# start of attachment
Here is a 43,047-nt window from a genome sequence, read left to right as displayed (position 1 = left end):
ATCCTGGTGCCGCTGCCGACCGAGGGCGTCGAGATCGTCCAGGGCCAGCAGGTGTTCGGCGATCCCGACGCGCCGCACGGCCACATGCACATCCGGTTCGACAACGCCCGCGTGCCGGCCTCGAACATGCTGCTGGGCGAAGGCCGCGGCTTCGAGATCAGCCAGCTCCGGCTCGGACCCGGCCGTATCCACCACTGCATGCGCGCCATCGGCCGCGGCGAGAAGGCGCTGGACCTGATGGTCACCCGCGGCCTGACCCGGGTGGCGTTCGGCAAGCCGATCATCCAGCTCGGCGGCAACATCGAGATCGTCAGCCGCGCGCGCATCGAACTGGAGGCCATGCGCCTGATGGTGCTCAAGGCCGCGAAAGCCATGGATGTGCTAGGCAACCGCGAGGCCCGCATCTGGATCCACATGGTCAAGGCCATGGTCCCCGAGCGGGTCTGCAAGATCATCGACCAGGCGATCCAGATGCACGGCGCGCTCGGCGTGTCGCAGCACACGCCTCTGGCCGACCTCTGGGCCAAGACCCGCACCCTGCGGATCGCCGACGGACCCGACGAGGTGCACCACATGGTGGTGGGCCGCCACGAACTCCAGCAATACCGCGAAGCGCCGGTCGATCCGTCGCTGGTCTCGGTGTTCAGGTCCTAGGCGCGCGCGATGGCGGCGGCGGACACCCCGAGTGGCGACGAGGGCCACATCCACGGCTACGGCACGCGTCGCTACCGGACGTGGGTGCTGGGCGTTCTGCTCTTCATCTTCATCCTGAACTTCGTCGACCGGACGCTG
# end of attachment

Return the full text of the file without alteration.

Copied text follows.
Here is a 43,047-nt window from a genome sequence, read left to right as displayed (position 1 = left end):
ATCCTGGTGCCGCTGCCGACCGAGGGCGTCGAGATCGTCCAGGGCCAGCAGGTGTTCGGCGATCCCGACGCGCCGCACGGCCACATGCACATCCGGTTCGACAACGCCCGCGTGCCGGCCTCGAACATGCTGCTGGGCGAAGGCCGCGGCTTCGAGATCAGCCAGCTCCGGCTCGGACCCGGCCGTATCCACCACTGCATGCGCGCCATCGGCCGCGGCGAGAAGGCGCTGGACCTGATGGTCACCCGCGGCCTGACCCGGGTGGCGTTCGGCAAGCCGATCATCCAGCTCGGCGGCAACATCGAGATCGTCAGCCGCGCGCGCATCGAACTGGAGGCCATGCGCCTGATGGTGCTCAAGGCCGCGAAAGCCATGGATGTGCTAGGCAACCGCGAGGCCCGCATCTGGATCCACATGGTCAAGGCCATGGTCCCCGAGCGGGTCTGCAAGATCATCGACCAGGCGATCCAGATGCACGGCGCGCTCGGCGTGTCGCAGCACACGCCTCTGGCCGACCTCTGGGCCAAGACCCGCACCCTGCGGATCGCCGACGGACCCGACGAGGTGCACCACATGGTGGTGGGCCGCCACGAACTCCAGCAATACCGCGAAGCGCCGGTCGATCCGTCGCTGGTCTCGGTGTTCAGGTCCTAGGCGCGCGCGATGGCGGCGGCGGACACCCCGAGTGGCGACGAGGGCCACATCCACGGCTACGGCACGCGTCGCTACCGGACGTGGGTGCTGGGCGTTCTGCTCTTCATCTTCATCCTGAACTTCGTCGACCGGACGCTG